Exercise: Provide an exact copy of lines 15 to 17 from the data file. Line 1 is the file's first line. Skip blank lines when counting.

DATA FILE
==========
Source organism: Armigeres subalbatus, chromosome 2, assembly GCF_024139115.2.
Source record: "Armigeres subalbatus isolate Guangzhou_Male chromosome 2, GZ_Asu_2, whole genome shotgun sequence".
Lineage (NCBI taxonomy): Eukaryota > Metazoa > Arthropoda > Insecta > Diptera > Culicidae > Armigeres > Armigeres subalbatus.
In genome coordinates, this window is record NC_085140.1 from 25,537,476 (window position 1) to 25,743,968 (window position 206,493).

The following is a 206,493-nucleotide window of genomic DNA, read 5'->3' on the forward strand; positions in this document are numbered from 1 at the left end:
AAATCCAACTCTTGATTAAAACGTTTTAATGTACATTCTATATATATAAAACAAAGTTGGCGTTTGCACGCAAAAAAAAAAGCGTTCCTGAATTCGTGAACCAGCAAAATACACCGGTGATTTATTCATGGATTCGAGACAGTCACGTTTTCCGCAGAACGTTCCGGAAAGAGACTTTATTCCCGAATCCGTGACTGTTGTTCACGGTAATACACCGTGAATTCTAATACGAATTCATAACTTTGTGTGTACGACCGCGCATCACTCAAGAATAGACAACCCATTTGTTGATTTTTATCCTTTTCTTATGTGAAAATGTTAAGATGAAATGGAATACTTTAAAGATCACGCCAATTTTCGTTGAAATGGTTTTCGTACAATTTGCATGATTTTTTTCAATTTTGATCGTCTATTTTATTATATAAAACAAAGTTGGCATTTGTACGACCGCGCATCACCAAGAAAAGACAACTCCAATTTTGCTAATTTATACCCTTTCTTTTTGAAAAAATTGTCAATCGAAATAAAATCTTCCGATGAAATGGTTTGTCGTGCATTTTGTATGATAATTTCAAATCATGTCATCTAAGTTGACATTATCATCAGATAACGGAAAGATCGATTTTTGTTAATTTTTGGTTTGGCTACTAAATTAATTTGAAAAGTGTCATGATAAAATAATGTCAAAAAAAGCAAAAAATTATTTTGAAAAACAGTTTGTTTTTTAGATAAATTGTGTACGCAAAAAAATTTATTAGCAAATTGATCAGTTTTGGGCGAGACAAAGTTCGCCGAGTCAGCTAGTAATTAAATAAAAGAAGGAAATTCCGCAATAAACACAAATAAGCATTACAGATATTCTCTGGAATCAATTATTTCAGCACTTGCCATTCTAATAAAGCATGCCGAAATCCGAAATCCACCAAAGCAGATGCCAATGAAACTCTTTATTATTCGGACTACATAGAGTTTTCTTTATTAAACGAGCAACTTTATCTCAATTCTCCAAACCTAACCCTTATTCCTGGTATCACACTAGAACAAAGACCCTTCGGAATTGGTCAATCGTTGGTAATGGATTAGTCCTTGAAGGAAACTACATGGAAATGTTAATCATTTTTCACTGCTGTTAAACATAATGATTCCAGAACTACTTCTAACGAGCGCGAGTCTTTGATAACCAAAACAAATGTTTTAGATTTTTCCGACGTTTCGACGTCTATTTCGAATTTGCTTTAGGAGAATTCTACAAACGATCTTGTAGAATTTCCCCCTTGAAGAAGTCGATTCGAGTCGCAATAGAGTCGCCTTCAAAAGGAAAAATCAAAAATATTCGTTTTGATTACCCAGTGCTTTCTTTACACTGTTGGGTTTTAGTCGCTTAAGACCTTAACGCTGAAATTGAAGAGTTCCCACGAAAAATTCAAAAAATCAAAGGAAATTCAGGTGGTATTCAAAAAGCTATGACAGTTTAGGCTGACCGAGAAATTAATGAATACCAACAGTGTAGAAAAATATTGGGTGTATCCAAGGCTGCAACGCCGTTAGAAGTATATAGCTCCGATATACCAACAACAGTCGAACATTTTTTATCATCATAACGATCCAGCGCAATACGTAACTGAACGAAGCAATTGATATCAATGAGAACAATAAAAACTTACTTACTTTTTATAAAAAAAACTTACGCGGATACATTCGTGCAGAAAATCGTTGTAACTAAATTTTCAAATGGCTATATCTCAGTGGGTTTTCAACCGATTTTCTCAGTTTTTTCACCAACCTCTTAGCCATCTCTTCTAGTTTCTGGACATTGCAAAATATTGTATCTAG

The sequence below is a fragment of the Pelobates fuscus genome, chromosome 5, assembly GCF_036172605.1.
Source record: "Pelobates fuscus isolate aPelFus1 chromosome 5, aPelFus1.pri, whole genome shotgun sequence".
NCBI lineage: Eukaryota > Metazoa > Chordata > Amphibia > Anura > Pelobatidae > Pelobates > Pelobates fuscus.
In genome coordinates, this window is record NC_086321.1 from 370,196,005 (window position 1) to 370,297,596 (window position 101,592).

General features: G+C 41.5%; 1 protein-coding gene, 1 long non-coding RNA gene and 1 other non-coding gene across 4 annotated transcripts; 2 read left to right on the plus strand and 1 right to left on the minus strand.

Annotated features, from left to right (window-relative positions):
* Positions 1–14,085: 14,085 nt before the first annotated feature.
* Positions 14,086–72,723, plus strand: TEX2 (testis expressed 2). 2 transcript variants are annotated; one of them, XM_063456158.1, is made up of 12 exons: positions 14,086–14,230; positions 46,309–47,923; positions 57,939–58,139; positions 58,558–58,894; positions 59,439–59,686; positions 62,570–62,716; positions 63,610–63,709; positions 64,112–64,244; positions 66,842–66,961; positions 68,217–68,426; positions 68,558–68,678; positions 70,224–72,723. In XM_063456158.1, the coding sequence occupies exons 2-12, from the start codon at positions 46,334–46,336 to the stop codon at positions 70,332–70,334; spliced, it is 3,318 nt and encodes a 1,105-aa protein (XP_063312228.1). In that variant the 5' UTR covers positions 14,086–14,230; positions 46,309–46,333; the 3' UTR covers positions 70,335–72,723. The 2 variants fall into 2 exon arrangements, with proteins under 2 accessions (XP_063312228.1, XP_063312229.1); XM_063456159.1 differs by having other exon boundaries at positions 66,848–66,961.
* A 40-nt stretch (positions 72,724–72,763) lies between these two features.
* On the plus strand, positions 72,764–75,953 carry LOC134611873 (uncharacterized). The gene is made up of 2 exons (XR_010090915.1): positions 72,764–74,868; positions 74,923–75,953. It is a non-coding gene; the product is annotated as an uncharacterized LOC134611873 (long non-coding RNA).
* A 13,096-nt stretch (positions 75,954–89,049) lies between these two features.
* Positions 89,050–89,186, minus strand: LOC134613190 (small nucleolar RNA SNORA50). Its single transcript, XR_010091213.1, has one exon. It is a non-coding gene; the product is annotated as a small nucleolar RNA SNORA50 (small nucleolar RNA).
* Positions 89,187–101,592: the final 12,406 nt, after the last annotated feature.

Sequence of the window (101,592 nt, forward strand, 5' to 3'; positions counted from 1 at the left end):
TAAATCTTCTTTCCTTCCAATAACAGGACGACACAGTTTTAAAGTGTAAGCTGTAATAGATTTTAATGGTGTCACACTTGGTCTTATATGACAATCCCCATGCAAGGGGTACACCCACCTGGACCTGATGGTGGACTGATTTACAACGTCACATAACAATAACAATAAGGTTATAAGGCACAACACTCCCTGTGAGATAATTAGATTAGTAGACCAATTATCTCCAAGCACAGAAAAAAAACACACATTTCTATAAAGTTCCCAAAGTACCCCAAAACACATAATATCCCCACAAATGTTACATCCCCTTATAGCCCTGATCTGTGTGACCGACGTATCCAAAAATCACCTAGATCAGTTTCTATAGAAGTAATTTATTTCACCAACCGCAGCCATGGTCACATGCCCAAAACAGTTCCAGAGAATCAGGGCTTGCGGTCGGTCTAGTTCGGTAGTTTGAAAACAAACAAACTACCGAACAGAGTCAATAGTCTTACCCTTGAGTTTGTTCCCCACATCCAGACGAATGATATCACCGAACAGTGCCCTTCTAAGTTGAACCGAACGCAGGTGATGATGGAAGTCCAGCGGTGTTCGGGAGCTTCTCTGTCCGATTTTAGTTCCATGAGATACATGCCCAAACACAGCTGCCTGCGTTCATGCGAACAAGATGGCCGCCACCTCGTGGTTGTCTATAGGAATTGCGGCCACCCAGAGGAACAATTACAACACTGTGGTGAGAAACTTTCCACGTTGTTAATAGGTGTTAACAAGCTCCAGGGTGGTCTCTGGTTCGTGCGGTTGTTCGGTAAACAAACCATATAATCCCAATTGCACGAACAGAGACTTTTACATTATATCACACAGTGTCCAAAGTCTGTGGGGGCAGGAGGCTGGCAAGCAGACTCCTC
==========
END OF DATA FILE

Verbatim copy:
* A 40-nt stretch (positions 72,724–72,763) lies between these two features.
* On the plus strand, positions 72,764–75,953 carry LOC134611873 (uncharacterized). The gene is made up of 2 exons (XR_010090915.1): positions 72,764–74,868; positions 74,923–75,953. It is a non-coding gene; the product is annotated as an uncharacterized LOC134611873 (long non-coding RNA).
* A 13,096-nt stretch (positions 75,954–89,049) lies between these two features.